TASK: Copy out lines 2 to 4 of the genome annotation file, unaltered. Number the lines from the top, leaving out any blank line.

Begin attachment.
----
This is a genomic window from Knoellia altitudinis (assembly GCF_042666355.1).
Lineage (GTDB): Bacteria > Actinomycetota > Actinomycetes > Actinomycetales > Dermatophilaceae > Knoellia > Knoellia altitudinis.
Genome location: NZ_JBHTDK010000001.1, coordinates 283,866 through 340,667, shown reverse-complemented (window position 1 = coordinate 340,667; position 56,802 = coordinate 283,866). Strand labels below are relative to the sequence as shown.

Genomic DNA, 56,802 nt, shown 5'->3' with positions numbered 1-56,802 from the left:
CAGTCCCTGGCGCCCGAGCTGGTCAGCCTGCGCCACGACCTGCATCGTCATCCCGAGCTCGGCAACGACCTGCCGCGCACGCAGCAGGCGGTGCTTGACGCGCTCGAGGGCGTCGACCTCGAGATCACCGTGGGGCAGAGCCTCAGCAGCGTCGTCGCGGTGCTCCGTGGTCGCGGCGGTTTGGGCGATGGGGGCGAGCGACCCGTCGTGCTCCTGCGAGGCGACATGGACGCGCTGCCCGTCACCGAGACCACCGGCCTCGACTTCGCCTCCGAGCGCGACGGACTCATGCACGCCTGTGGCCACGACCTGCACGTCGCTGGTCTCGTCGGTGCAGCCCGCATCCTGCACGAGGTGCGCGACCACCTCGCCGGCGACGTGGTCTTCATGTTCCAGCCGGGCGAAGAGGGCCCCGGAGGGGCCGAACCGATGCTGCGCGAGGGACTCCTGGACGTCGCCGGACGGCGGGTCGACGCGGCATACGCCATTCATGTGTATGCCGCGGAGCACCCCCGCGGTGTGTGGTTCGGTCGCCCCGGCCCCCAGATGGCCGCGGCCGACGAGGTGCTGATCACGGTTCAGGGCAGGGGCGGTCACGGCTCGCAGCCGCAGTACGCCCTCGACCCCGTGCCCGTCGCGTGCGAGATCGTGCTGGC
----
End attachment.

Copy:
Lineage (GTDB): Bacteria > Actinomycetota > Actinomycetes > Actinomycetales > Dermatophilaceae > Knoellia > Knoellia altitudinis.
Genome location: NZ_JBHTDK010000001.1, coordinates 283,866 through 340,667, shown reverse-complemented (window position 1 = coordinate 340,667; position 56,802 = coordinate 283,866). Strand labels below are relative to the sequence as shown.

Genomic DNA, 56,802 nt, shown 5'->3' with positions numbered 1-56,802 from the left: